As a Library Director, you have a full calendar and plenty of meetings. Can you share ideas with the SLIS community for managing a busy schedule successfully? Do you have any tips for managing meetings?
I usually work anywhere from 60-80 hours a week. It is not uncommon for me to attend 5+ meetings a day. I also am involved in 8 different outside groups and visit each of the KDL branches monthly. I also try to work at least one desk shift a month. It would be impossible for me to keep track of everything and do everything without having a top notch executive assistant. I do and she’s a ninja! Her name is Jaci (pronounced “Jaycee”).
When you’re hiring librarians, what skills are you seeking – either soft skills or hard, technical skills?
It really depends on the position, but by and large we look for:
- Soft skills
- Soft skills
- Soft skills
- Soft skills
What types of soft skills are at the top of your list in terms of importance?
You want somebody who is kind, who is outgoing, who desires to be part of a team. You also want someone that is selfless and is passionate about pushing the bar even higher.
I enjoy people being fearless, who are able to look past their own fears and are willing to speak up in a constructive (not degrading) way. It’s important to be constructive, speak up and if you have an idea to make things better, then let’s do it. That’s all I care about making things better.
You were recently named as a Wayne State University Outstanding Alumni. Multiple members of your family bleed green and gold. Who else in your family has graduated from Wayne State? What aspects of Wayne State make it a top choice for your family?
I am honored to be named the 2017 WSU Distinguished Alumni and to represent the SLIS and WSU Libraries. I have since received notice that I am also the 2017 recipient of the Urban Libraries Council Joey Rogers Leadership Award and the 2017 Michigan Library Association Librarian of the Year Award. It has been a pretty unbelievable year.
My father went to Wayne State for Medical School and my grandmother attended the College of Education for a while. WSU was a no brainer for me. In addition to providing a top-notch education, the program was flexible enough for me to attend law school and work full time simultaneously. I would encourage anyone to give serious consideration to WSU when contemplating higher education or graduate school. WSU has nationally recognized programs that are both of tremendous benefit educationally, as well as value.
Congratulations! Those are immense honors – and well deserved! The Joey Rogers Leadership Award offers a stipend for senior library managers to pursue a professional development opportunity. What will you do with Joey Rogers Leadership Award?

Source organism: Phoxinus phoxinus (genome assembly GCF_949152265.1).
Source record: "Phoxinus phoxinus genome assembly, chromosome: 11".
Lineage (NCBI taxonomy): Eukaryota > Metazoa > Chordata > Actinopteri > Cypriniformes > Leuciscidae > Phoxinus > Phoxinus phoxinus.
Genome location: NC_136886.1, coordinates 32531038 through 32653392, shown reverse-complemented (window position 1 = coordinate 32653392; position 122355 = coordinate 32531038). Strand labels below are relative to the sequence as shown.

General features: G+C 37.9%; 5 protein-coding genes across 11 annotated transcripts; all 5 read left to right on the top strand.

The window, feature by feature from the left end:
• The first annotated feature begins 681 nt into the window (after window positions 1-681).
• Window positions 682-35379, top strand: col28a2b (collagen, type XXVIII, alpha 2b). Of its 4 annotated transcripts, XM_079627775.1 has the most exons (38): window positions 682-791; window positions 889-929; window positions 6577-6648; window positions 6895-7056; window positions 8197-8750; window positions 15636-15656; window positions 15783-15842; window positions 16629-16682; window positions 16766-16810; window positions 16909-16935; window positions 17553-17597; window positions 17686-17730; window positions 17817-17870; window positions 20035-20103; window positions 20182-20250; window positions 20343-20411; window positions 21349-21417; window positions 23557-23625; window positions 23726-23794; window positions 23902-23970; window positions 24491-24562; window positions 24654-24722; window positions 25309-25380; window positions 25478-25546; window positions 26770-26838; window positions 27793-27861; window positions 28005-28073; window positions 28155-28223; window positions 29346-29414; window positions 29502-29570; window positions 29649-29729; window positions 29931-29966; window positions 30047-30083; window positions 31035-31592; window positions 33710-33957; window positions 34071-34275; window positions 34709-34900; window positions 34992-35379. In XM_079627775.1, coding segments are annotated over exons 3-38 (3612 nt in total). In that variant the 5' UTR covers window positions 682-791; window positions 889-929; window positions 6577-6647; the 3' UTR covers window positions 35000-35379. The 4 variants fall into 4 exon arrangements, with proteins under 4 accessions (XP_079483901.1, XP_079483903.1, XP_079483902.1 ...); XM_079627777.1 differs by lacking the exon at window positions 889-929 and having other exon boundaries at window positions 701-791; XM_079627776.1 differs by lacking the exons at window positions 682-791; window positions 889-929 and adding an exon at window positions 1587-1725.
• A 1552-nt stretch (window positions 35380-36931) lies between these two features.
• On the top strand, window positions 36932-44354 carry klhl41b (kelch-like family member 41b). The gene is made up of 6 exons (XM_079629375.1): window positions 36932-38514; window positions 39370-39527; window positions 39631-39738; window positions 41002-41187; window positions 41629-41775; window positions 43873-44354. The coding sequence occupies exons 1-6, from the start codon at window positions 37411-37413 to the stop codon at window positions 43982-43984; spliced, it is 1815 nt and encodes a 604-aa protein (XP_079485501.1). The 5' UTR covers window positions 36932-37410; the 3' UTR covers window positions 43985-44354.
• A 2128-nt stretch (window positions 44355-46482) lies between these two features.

I am applying for the Michigan Political Leadership Program at Michigan State University. The program offers training for people who are interested in running for office, it has many aspects including personal leadership development and training on public process. It’s intended for people interested in becoming legislators. Maybe someday I’d be interested in being a legislator, but in the meantime, I think it would be good training for me to learn and help others in their endeavors. Libraries are governmental organizations, though we don’t think of ourselves that way. Whether you’re an academic in a university library setting or a public library funded by local, state, and federal funding, we need to understand and learn how to be successful advocates. Not just related to money, but issues of intellectual freedom and other topics, too. I think understanding this is important for the longevity of libraries. I do some of this on behalf on the Michigan Library Association and other organizations but would like to learn more.
I think it’s important for us to be good advocates – not aggressive advocates, just better advocates. I’m never aggressive when I’m advocating for libraries. If you are a nice person and people respect you because you treat them the right way, people will want to work with you.
The SLIS Leaders Blog Post Series highlights library and information leaders and seeks their insights on leadership and LIS trends. Our first interview features Dr. Sandra Yee.
Dr. Sandra Yee is Dean of the Wayne State University Library System, a role in which she oversees operations of both the University Libraries and the School of Library and Information Science. She has worked in the field of academic librarianship for over 35 years and will be retiring from the position of Dean in August 2017. We caught up with her to get insights about libraries, leadership, and where the LIS professions are headed.